"Who are these guys? For starters, they are fronted by accordionist/vocalist Gary Mackender (well, he also plays drums, percussion, and additional keyboards), and featuring bassist Karl Hoffmann, drummer Les Merrihew, and guitarist/fretmaster Joe Fanning, plus a slew of Tucson kith and kin pitching in (backing vocalist Bjorgvin Benediktsson is also now listed as being an additional guitarist). Together, the stir up a giant melting pot of sonic chorizo gumbo that will leave you demanding encores. Or second helpings, take your pick.
Indeed, from the noirish polka pop of “The Die Was Cast” and the surreal, Tom Waitsian hectic blues of “Liquor, Vice, and Sin” to the sensual spaghetti western romance that is “Belinda Bonita” and the outrageous Los Lobos-meets-Little Feat “Justified Fitting End” (which should be turned into a crime novel – check out the lyrics here), Tallsome Tales is a guaranteed party starter. This group effortlessly bridges genres and thwarts preconceptions, period." - Fred Mills, Blurt Online, April, 2018
Dreams Are Strange
"Dreams are Strange is the band’s fifth release, and every Carnivaleros CD is excellent, that much goes without saying, an intoxicating mixture of roots musics of all brands: zydeco, folk, Appalachian, Tex-Mex, swing, and, yep, even waltzes, though Big Louie and the Versailles Court would never recognize the lattermost incarnation here, I’m pretty damn sure. More, each disc is better than what preceded it. That alone should supply the band with ample reason to…cut it the hell out!! This is Earth, we’re allowed only just so much above our station, and then have to shuffle off the coil, so don’t force the envelope! The listener is advised to afterwards listen to The Osmonds, The Archies, or The Bangles as penance for having tasted of Eden and the apple." - Mark S. Tucker, VERITAS VAMPIRUS, Issue 1,196, April, 2016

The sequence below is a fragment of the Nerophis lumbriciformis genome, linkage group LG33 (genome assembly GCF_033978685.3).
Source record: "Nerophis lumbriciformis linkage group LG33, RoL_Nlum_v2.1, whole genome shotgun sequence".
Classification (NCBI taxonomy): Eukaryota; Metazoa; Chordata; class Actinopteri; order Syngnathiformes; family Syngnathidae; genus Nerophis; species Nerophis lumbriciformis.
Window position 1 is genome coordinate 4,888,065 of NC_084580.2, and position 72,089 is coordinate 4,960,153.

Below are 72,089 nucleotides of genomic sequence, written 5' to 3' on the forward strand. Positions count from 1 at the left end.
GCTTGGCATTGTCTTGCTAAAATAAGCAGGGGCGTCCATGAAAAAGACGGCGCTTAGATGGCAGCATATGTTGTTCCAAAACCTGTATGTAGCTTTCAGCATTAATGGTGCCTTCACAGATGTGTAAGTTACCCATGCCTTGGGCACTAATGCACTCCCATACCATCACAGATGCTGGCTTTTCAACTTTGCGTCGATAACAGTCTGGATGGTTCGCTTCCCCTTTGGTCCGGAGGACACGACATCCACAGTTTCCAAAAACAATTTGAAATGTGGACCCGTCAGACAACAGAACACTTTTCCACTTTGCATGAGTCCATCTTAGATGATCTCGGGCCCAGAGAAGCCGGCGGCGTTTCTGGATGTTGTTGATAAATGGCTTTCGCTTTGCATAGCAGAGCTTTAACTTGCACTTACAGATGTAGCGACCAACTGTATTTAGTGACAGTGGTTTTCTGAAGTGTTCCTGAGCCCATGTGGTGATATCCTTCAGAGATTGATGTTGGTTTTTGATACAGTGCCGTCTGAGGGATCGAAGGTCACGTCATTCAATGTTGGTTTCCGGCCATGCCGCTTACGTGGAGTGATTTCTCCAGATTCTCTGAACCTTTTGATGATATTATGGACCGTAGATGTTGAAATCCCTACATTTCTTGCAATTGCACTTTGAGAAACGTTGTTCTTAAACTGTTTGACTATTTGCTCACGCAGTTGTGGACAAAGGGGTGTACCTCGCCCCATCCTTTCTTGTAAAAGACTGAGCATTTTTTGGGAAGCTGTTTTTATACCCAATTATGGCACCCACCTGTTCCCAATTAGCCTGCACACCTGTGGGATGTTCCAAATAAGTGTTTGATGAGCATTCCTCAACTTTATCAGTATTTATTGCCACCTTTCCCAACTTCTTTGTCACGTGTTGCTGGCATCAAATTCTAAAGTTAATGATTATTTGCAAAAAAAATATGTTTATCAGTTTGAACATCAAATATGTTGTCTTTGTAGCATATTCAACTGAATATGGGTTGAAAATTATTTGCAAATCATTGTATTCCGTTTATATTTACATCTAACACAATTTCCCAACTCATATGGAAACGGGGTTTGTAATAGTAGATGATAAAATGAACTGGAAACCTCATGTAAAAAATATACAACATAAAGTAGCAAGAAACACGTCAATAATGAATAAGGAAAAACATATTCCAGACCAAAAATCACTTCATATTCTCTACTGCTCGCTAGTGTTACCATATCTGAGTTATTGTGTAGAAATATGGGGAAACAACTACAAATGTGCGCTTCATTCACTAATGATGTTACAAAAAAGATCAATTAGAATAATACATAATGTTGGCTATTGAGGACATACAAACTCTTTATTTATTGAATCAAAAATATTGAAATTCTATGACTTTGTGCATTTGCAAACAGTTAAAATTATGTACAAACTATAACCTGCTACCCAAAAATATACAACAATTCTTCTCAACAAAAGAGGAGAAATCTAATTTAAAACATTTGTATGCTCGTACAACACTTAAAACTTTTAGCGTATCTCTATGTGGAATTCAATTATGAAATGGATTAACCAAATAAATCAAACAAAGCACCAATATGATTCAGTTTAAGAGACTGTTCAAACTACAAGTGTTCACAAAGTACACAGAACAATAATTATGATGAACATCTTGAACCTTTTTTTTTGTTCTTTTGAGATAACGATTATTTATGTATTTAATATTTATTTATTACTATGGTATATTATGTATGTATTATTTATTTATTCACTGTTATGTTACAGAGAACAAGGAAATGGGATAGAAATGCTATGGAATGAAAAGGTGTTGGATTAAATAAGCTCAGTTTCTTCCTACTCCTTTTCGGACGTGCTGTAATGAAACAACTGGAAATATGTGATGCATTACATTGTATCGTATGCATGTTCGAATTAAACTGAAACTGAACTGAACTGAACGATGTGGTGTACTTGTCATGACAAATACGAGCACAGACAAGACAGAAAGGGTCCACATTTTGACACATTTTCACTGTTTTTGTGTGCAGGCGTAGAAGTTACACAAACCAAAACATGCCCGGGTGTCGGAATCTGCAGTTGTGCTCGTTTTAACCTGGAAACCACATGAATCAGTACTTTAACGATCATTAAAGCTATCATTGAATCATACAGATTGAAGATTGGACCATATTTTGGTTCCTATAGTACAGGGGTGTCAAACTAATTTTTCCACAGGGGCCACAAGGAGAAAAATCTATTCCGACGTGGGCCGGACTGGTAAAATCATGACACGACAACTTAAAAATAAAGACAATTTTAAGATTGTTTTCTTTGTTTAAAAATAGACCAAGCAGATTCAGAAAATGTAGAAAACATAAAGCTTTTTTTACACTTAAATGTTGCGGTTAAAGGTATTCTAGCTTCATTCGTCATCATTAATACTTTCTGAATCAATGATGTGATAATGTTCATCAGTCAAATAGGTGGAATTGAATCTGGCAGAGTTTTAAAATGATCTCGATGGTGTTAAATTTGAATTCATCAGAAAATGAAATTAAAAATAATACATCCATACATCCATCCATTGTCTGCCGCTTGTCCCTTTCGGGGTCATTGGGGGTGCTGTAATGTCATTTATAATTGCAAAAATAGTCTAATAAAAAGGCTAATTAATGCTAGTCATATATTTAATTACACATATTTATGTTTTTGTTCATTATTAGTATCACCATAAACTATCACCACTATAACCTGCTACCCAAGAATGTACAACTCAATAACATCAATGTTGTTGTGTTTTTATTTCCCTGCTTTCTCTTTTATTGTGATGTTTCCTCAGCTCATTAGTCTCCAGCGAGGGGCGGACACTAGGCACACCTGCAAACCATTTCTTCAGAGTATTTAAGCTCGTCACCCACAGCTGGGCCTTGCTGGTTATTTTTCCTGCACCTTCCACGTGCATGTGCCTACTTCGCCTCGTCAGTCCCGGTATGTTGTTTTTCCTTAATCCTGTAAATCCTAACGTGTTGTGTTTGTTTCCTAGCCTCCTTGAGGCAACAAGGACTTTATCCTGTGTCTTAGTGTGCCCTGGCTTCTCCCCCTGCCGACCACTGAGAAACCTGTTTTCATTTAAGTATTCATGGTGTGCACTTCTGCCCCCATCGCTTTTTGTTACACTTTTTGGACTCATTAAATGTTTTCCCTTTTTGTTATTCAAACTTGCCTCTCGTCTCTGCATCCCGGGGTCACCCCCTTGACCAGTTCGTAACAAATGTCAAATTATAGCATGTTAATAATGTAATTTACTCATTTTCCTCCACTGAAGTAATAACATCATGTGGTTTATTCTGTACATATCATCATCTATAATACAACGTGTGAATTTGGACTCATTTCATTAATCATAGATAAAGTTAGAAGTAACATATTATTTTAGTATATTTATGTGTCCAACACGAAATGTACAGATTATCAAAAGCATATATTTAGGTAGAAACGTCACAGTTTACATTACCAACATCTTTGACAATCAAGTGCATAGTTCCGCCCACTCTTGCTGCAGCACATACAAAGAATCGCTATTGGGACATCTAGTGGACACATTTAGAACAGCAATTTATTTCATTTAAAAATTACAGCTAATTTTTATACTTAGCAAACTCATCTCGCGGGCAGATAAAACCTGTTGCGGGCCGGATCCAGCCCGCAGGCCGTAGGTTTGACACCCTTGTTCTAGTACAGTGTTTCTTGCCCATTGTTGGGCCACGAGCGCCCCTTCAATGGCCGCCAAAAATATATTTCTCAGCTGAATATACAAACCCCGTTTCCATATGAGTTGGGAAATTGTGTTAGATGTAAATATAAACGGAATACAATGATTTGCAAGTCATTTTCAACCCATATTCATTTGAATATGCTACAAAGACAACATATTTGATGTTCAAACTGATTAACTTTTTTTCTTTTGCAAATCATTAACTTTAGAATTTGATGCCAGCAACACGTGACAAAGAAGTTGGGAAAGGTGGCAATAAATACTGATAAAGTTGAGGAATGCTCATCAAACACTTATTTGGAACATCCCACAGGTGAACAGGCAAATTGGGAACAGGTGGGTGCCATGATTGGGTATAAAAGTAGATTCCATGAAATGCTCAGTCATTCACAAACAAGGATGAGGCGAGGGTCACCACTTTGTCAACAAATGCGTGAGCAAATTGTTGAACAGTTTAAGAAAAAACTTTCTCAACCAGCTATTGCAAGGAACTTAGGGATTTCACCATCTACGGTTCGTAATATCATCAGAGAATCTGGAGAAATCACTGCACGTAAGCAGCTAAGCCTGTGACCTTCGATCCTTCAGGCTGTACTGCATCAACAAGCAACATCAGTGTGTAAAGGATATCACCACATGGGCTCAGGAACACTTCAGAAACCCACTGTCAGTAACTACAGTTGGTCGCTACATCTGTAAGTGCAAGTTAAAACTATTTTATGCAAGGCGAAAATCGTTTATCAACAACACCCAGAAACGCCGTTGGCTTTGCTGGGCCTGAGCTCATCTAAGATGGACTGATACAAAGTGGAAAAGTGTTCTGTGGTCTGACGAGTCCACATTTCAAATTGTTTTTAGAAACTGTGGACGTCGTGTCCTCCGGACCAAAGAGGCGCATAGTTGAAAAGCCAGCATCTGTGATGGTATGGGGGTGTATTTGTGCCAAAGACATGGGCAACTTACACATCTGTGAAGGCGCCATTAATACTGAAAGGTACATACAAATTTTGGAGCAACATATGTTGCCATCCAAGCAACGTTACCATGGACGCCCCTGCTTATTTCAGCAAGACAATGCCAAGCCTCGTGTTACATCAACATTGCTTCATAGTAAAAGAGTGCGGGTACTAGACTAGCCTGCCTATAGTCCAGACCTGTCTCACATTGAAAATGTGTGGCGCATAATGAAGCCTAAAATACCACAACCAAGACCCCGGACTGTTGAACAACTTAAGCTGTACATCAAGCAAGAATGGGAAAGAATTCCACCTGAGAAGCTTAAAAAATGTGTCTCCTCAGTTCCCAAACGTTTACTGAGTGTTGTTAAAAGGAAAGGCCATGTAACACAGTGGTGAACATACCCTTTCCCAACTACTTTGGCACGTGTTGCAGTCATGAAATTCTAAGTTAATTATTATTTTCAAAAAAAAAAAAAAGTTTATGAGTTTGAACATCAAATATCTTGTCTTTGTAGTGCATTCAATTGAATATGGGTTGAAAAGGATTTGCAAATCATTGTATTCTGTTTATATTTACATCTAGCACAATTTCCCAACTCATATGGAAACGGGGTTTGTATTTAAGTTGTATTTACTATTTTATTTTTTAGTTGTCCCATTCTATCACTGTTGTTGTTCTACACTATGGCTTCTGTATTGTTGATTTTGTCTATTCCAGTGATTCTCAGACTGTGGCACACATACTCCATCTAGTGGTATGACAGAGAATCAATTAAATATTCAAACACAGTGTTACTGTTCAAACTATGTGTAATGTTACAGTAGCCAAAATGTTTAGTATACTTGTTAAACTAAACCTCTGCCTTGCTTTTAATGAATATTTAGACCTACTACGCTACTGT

"The band keeps a steady rhythm up on drums, bass, banjo, and other strings as The Carnivaleros make their way over “Hesitation Bridge” across thickly woven riffs and rhythms. The beat huffs a gypsy thump to welcome “Mamie Eisenhower” as “Tumacori” drifts on a dry desert breeze while a jazz shuffle dances in “Donna’s Song” and “Time Traveling” coasts on a percussive rumble." - Danny McCloskey, The Alternate Root, April 21, 2016